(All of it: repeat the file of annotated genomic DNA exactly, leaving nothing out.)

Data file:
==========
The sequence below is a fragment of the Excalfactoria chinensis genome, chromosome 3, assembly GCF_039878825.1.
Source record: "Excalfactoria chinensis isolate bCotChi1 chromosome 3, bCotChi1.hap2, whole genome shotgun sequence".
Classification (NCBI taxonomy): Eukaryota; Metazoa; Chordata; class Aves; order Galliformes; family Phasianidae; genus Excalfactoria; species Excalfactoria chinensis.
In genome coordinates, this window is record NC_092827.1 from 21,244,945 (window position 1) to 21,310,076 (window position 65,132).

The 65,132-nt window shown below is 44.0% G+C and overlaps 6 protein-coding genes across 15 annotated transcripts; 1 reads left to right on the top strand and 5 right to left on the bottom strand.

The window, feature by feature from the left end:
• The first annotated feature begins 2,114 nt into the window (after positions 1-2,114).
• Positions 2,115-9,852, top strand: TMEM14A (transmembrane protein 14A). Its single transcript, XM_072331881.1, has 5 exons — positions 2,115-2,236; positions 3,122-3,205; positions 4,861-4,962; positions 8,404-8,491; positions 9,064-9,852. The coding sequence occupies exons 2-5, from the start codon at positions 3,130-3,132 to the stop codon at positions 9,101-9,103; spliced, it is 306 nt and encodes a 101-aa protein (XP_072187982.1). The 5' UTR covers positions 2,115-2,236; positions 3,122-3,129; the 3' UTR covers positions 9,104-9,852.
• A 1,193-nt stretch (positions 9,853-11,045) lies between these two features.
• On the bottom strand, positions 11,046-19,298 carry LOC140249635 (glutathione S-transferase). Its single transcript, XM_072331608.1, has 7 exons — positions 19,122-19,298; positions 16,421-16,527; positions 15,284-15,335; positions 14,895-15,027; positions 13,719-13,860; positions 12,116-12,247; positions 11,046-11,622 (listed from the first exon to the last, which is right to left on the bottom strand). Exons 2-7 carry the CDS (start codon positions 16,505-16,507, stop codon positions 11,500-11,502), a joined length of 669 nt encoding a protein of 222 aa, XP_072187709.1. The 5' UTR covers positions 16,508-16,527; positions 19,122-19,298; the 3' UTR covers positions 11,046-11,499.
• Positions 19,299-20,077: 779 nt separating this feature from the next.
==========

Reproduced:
The sequence below is a fragment of the Excalfactoria chinensis genome, chromosome 3, assembly GCF_039878825.1.
Source record: "Excalfactoria chinensis isolate bCotChi1 chromosome 3, bCotChi1.hap2, whole genome shotgun sequence".
Classification (NCBI taxonomy): Eukaryota; Metazoa; Chordata; class Aves; order Galliformes; family Phasianidae; genus Excalfactoria; species Excalfactoria chinensis.
In genome coordinates, this window is record NC_092827.1 from 21,244,945 (window position 1) to 21,310,076 (window position 65,132).

The 65,132-nt window shown below is 44.0% G+C and overlaps 6 protein-coding genes across 15 annotated transcripts; 1 reads left to right on the top strand and 5 right to left on the bottom strand.

The window, feature by feature from the left end:
• The first annotated feature begins 2,114 nt into the window (after positions 1-2,114).
• Positions 2,115-9,852, top strand: TMEM14A (transmembrane protein 14A). Its single transcript, XM_072331881.1, has 5 exons — positions 2,115-2,236; positions 3,122-3,205; positions 4,861-4,962; positions 8,404-8,491; positions 9,064-9,852. The coding sequence occupies exons 2-5, from the start codon at positions 3,130-3,132 to the stop codon at positions 9,101-9,103; spliced, it is 306 nt and encodes a 101-aa protein (XP_072187982.1). The 5' UTR covers positions 2,115-2,236; positions 3,122-3,129; the 3' UTR covers positions 9,104-9,852.
• A 1,193-nt stretch (positions 9,853-11,045) lies between these two features.
• On the bottom strand, positions 11,046-19,298 carry LOC140249635 (glutathione S-transferase). Its single transcript, XM_072331608.1, has 7 exons — positions 19,122-19,298; positions 16,421-16,527; positions 15,284-15,335; positions 14,895-15,027; positions 13,719-13,860; positions 12,116-12,247; positions 11,046-11,622 (listed from the first exon to the last, which is right to left on the bottom strand). Exons 2-7 carry the CDS (start codon positions 16,505-16,507, stop codon positions 11,500-11,502), a joined length of 669 nt encoding a protein of 222 aa, XP_072187709.1. The 5' UTR covers positions 16,508-16,527; positions 19,122-19,298; the 3' UTR covers positions 11,046-11,499.
• Positions 19,299-20,077: 779 nt separating this feature from the next.